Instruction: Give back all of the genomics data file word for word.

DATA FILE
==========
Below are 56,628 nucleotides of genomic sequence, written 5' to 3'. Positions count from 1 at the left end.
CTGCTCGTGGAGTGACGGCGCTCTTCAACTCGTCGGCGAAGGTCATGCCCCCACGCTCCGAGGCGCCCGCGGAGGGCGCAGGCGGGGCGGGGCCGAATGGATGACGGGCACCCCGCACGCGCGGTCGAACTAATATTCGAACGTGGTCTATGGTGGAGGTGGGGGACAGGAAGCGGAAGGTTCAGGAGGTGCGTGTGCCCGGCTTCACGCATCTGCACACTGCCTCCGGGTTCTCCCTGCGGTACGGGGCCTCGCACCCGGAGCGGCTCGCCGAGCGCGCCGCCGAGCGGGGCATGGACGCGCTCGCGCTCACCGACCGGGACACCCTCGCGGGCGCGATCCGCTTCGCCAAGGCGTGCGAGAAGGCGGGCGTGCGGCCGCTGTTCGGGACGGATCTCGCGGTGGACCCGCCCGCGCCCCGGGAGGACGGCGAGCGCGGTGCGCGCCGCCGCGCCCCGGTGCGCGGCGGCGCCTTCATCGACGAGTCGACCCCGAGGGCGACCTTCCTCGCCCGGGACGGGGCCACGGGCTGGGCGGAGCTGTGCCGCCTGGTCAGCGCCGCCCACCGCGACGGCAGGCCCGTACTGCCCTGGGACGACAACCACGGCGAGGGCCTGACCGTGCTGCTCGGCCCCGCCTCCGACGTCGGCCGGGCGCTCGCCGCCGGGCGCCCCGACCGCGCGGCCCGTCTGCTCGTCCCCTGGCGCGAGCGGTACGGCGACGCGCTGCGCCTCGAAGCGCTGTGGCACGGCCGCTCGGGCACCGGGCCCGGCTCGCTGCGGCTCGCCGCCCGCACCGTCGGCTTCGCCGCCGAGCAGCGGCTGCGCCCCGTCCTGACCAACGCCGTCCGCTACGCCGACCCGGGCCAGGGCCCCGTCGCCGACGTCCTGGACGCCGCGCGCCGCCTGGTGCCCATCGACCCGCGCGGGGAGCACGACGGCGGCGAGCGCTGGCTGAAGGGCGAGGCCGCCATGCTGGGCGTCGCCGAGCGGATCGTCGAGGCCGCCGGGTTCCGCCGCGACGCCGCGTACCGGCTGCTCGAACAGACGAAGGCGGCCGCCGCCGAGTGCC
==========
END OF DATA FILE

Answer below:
Below are 56,628 nucleotides of genomic sequence, written 5' to 3'. Positions count from 1 at the left end.
CTGCTCGTGGAGTGACGGCGCTCTTCAACTCGTCGGCGAAGGTCATGCCCCCACGCTCCGAGGCGCCCGCGGAGGGCGCAGGCGGGGCGGGGCCGAATGGATGACGGGCACCCCGCACGCGCGGTCGAACTAATATTCGAACGTGGTCTATGGTGGAGGTGGGGGACAGGAAGCGGAAGGTTCAGGAGGTGCGTGTGCCCGGCTTCACGCATCTGCACACTGCCTCCGGGTTCTCCCTGCGGTACGGGGCCTCGCACCCGGAGCGGCTCGCCGAGCGCGCCGCCGAGCGGGGCATGGACGCGCTCGCGCTCACCGACCGGGACACCCTCGCGGGCGCGATCCGCTTCGCCAAGGCGTGCGAGAAGGCGGGCGTGCGGCCGCTGTTCGGGACGGATCTCGCGGTGGACCCGCCCGCGCCCCGGGAGGACGGCGAGCGCGGTGCGCGCCGCCGCGCCCCGGTGCGCGGCGGCGCCTTCATCGACGAGTCGACCCCGAGGGCGACCTTCCTCGCCCGGGACGGGGCCACGGGCTGGGCGGAGCTGTGCCGCCTGGTCAGCGCCGCCCACCGCGACGGCAGGCCCGTACTGCCCTGGGACGACAACCACGGCGAGGGCCTGACCGTGCTGCTCGGCCCCGCCTCCGACGTCGGCCGGGCGCTCGCCGCCGGGCGCCCCGACCGCGCGGCCCGTCTGCTCGTCCCCTGGCGCGAGCGGTACGGCGACGCGCTGCGCCTCGAAGCGCTGTGGCACGGCCGCTCGGGCACCGGGCCCGGCTCGCTGCGGCTCGCCGCCCGCACCGTCGGCTTCGCCGCCGAGCAGCGGCTGCGCCCCGTCCTGACCAACGCCGTCCGCTACGCCGACCCGGGCCAGGGCCCCGTCGCCGACGTCCTGGACGCCGCGCGCCGCCTGGTGCCCATCGACCCGCGCGGGGAGCACGACGGCGGCGAGCGCTGGCTGAAGGGCGAGGCCGCCATGCTGGGCGTCGCCGAGCGGATCGTCGAGGCCGCCGGGTTCCGCCGCGACGCCGCGTACCGGCTGCTCGAACAGACGAAGGCGGCCGCCGCCGAGTGCC